country. Round this war, long and bloody, legend has woven many
incidents. At one time Magadha, at another Kosala, seems to have come
uppermost. Ajata-sutru himself was once carried a prisoner in chains
to his opponent's capital; but in the end, when peace came, Kosala had
given one of its princesses in marriage to the King of Magadha, and
had become absorbed in that empire.
But this was not enough for ambitious Ajata-sutru. He now turned his
attention to the rich lands north of the Ganges, and carried his
victorious arms to the very foot of holy Himalaya.
In the course of this war he built a watch-fort at a village called
Patali, on the banks of the Ganges, where in after years he founded a
city which, under the name of Pataliputra (the Palibothra of Greek
writers), became eventually the capital, not only of Magadha, but of
India--India, that is, as it was known in these early days.
Patali is the Sanskrit for the bignonia, or trumpet-flower; we may
add, therefore, to our mental picture of the remaining four Ses-naga
kings, that they lived in Trumpet-flower City.
For the rest, these two great monarchs, Bimbi-sara and Ajata-sutru,
must have been near, if not actual contemporaries of Darius, King of
Persia, who founded an Indian satrapy in the Indus valley. This he was
able to do, in consequence of the information collected by Skylax of
Karyanda, during his memorable voyage by river from the Upper Punjab
to the sea near Karachi, thus demonstrating the practicability of a
passage by water to Persia. All record of this voyage is,
unfortunately, lost; but the result of it was the addition to the
Persian Empire of so rich a province, that it paid in gold-dust
tribute to the treasury, fully one-third of the total revenue from the
whole twenty satrapies; that is to say, about one million sterling,
which in those days was, of course, an absolutely enormous sum.
There is not much more to tell of Ajata-sutru; and yet, reading
between the lines of the few facts we actually know of him, the man's
character shows distinct. Ambitious, not exactly unscrupulous, but
uncontrolled. A man who, having murdered his father, could weep over
his own act, and seek to obliterate the blood-stain on his hands by
confessions and pious acts. When Buddha died, an eighth portion of his
bones was claimed by Ajata-sutru, who erected at Rajgriha a
magnificent tope or mound over the sacred relics.
But, if tradition is to be believed, he handed down the curse of his
great crime to his son, his grandson, and his great grandson; for the
Ceylon chronicle asserts, that each of these in turn were parricides.
It is--to use a colloquialism--a tall order; but assertion or denial
are alike unproven.
If it be true, there is some relief in finding that the last of these
criminal kings--Maha-nundin by name--was ousted from his throne and
killed by his prime minister, one Maha-padma-Nanda, who is said, also,
to have been the murdered man's illegitimate son by a Sudra, or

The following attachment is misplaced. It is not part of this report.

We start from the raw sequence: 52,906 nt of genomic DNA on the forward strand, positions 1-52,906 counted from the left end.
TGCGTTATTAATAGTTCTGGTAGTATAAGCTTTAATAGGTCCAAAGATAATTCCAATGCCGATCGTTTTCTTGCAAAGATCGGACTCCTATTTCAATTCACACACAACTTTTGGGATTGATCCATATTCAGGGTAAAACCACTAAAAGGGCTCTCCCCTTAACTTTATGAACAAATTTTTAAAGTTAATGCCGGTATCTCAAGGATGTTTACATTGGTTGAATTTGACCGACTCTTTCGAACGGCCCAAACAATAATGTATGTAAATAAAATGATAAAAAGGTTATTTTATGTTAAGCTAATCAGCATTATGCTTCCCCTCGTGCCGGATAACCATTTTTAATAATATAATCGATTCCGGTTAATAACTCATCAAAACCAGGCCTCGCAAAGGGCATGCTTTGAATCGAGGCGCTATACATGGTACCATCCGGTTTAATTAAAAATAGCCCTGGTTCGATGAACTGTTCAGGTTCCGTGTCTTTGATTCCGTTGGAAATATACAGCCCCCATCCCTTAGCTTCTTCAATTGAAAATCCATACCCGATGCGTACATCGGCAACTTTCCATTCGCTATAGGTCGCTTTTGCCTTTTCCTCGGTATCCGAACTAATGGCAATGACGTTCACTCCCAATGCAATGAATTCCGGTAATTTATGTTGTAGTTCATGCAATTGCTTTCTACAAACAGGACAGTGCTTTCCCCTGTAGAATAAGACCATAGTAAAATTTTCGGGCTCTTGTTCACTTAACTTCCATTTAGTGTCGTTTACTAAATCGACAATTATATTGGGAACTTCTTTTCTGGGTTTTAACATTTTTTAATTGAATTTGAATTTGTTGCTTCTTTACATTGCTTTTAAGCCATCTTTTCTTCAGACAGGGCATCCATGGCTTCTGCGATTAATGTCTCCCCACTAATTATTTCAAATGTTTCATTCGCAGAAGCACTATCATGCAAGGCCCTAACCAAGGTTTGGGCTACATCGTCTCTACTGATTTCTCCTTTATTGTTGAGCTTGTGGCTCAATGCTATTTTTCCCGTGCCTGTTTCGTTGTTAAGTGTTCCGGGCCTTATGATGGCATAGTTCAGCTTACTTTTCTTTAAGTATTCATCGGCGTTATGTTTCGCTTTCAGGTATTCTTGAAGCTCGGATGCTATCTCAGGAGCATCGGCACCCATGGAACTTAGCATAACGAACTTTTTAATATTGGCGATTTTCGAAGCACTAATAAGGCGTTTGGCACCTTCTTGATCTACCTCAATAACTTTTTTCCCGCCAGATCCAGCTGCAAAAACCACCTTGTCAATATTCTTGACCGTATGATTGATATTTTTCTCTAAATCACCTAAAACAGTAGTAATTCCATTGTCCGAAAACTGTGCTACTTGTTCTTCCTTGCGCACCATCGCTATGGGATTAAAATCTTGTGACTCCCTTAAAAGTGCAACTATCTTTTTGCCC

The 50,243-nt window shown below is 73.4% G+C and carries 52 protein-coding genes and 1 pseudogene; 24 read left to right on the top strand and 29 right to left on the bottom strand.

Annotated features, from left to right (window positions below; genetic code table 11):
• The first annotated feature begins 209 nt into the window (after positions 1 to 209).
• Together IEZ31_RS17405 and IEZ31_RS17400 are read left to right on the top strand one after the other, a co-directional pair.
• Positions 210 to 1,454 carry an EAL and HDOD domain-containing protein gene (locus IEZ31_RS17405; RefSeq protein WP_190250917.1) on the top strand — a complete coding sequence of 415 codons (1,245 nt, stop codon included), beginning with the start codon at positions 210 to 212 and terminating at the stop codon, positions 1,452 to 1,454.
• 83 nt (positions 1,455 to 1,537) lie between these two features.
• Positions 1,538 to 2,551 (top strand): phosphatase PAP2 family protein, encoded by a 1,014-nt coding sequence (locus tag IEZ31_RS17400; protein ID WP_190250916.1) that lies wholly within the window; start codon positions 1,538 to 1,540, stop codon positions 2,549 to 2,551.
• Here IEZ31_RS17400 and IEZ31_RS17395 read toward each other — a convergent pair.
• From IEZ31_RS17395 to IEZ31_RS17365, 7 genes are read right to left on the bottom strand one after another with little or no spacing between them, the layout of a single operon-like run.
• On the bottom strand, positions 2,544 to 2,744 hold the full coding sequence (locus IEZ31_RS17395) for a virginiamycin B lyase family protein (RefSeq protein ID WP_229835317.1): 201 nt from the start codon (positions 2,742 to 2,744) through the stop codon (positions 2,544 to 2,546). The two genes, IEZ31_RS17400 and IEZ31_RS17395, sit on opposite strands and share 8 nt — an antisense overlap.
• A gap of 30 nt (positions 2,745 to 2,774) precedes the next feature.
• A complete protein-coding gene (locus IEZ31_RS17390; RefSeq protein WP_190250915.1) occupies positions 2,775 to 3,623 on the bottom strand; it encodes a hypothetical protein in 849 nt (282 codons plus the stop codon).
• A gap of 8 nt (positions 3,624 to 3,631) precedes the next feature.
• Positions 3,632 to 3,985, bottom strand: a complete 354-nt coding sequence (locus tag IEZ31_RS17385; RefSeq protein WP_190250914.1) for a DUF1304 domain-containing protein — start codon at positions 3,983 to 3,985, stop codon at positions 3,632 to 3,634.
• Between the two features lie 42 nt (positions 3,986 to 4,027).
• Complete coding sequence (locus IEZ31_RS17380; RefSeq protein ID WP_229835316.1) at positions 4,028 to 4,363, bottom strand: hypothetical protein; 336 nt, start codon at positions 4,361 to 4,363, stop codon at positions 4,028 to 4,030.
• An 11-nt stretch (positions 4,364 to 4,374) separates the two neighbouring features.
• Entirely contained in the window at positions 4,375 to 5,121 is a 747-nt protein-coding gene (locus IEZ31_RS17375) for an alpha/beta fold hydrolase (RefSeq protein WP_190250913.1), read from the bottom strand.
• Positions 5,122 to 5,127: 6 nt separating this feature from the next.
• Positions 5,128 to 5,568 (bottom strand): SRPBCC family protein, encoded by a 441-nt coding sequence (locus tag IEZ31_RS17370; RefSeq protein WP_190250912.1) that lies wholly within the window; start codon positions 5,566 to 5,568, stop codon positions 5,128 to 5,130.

Whether this latter be true or not, certain it is that about the year
B.C. 361, or thereabouts, the reign of the Ses-naga kings ends
abruptly. The dream-vision of the steps of old Rajgriha with Scythian
princelings--parricidal princelings--riding up to their palaces on
processional horses, or living luxuriously in Trumpet-flower city,
vanishes, and something quite as dream-like takes its place.
For in the oldest chronicles we are told that there were but two
generations in the next, or Nanda dynasty--viz.: Maha-padma and his
eight sons--yet we are asked to believe that they reigned for one
hundred and fifty-nine years!
In truth, these nine Nandas seem in many ways mythical, and yet the
very confusion and contradictions which surround their history point
to some underlying reason for the palpable distortion of plain fact.
They are said to have reigned together, the father and his eight sons.
The name of only one of these is known, Suma-lya; but when Alexander
the Great paused on the banks of the Beas, in the year B.C. 326, he
heard that a king was then reigning at Pataliputra, by name Xandrames
(so the Greek tongue reports it), who had an army of over two hundred
thousand men, and who was very much disliked, because of his great
wickedness and base birth. For he was said to be the son of a barber,
and as such, "contemptible and utterly odious to his subjects."
This king must have belonged to the Nanda dynasty, and the story, if
it does nothing else, proves that the family was really of low
extraction. That it gained the throne by the assassination of a
rightful king, is also certain. But revenge was at hand. The tragedy
was to be recast, replayed, and in B.C. 321 Chandra-gupta, the
Sandracottus of the Greeks, himself an illegitimate son of the first
Nanda, and half-brother, so the tale runs, of the eight younger ones,
was, after the usual fashion of the East, to find foundation for his
own throne on the dead bodies of his relations.
But some four years ere this came to pass, while young Chandra-gupta,
ambitious, discontented, was still wandering about Northern India
almost nameless--for his mother was a Sudra woman--he came in personal
contact with a new factor in Indian history. For in March, B.C. 326,
Alexander the Great crossed the river Indus, and found himself the
first Western who had ever stood on Indian soil. So, ere passing to
the events which followed on Chandra-gupta's rude seizure of the
throne of Magadha, another picture claims attention. The picture of
the great failure of a great conqueror.